(i) before any notice to it of the dispute, the respondent’s use of, or demonstrable preparations to use, the domain name or a name corresponding to the domain name in connection with a bona fide offering of goods or services; or

(ii) that the respondent has been commonly known by the domain name, even if it has acquired no trademark or service mark rights; or

(iii) the respondent is making a legitimate noncommercial or fair use of the domain name, without intent for commercial gain to misleadingly divert consumers or to tarnish the trademark or service mark at issue.

Because a respondent in a UDRP proceeding is in the best position to assert rights or legitimate interests in a domain name, it is well established that after a complainant makes a prima facie case, the burden of production on this element shifts to the respondent to come forward with relevant evidence of its rights or legitimate interests in the domain name. See WIPO Overview 3.0, section 2.1.

The Complainant has established relevant trademark rights, confusing similarity, and the use of the Domain Name only for a PPC landing page. This suffices for a prima facie case. The Respondent has not come forward with any evidence of rights or legitimate interests, and none are evident from a perusal of the record and the site associated with the Domain Name.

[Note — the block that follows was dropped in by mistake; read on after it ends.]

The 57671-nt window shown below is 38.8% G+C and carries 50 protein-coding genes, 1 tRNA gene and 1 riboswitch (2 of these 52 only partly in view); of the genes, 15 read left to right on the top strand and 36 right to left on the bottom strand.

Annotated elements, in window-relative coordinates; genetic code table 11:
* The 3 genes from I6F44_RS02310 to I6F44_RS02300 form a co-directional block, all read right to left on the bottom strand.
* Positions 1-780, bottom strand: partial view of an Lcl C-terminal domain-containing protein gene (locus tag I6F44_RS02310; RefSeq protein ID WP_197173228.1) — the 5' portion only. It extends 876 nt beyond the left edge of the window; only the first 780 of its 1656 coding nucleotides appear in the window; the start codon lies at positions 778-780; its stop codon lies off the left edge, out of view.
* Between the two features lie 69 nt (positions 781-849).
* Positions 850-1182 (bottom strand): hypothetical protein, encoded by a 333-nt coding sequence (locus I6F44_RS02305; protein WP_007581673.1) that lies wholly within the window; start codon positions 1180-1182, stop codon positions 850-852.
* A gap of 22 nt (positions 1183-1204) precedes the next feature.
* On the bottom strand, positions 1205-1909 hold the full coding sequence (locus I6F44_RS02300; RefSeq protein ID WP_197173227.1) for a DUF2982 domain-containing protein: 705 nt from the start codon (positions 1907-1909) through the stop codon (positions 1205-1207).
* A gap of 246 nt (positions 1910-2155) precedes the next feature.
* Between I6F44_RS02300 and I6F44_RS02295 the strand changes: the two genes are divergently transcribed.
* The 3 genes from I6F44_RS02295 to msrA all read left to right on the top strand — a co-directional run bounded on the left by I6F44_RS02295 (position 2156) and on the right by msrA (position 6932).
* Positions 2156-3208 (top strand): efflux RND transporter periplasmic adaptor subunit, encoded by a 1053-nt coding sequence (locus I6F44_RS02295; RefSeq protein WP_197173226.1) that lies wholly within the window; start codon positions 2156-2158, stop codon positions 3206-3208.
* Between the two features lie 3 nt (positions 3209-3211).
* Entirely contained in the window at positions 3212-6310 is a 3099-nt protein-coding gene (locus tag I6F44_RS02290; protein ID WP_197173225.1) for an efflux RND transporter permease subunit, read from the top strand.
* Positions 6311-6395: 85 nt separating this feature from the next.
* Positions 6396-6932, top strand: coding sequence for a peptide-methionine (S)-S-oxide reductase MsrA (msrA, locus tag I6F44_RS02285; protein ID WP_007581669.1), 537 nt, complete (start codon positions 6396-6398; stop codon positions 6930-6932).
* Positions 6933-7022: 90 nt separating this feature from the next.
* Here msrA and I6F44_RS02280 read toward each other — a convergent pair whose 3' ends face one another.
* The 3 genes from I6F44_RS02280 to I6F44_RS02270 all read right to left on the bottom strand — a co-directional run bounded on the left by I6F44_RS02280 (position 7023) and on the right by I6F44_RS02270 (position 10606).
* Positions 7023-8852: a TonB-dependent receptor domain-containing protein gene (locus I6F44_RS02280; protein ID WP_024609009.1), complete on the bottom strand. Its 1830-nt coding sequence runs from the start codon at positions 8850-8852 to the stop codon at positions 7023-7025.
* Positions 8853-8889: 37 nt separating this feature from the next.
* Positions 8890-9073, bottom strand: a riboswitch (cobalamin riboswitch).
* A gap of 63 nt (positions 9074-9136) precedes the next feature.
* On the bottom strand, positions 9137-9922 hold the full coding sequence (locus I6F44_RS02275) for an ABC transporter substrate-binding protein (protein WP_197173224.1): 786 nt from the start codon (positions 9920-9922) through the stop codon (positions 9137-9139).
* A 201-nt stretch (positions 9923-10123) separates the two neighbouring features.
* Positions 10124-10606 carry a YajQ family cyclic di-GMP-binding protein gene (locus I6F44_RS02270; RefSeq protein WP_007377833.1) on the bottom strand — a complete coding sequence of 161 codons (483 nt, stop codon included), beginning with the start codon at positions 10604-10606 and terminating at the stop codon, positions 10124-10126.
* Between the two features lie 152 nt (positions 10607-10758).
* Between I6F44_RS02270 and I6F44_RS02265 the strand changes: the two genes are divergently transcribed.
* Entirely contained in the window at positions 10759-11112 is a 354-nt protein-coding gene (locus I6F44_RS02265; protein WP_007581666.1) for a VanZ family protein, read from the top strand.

The Panel concludes, therefore, that the Complainant has established the second element of the Complaint.

C. Registered and Used in Bad Faith

The Policy, paragraph 4(b), furnishes a non-exhaustive list of circumstances that “shall be evidence of the registration and use of a domain name in bad faith”, including the following (in which “you” refers to the registrant of the domain name):

“(iv) by using the domain name, you have intentionally attempted to attract, for commercial gain, Internet users to your web site or other on-line location, by creating a likelihood of confusion with the complainant’s mark as to the source, sponsorship, affiliation, or endorsement of your web site or location or of a product or service on your web site or location.”

The Respondent could hardly fail to be aware of the Complainant’s well-known IBM mark when it acquired the Domain Name. As a previous panel concluded in a proceeding involving the IBM trademark:

“The panel is of the opinion that the Complainant’s trademark has a strong reputation and is widely known throughout the world […] This makes it difficult to conceive any plausible legitimate use of the Disputed Domain Name.” International Business Machines Corporation v. Sadaqat Khan, WIPO Case No. D2018-2476.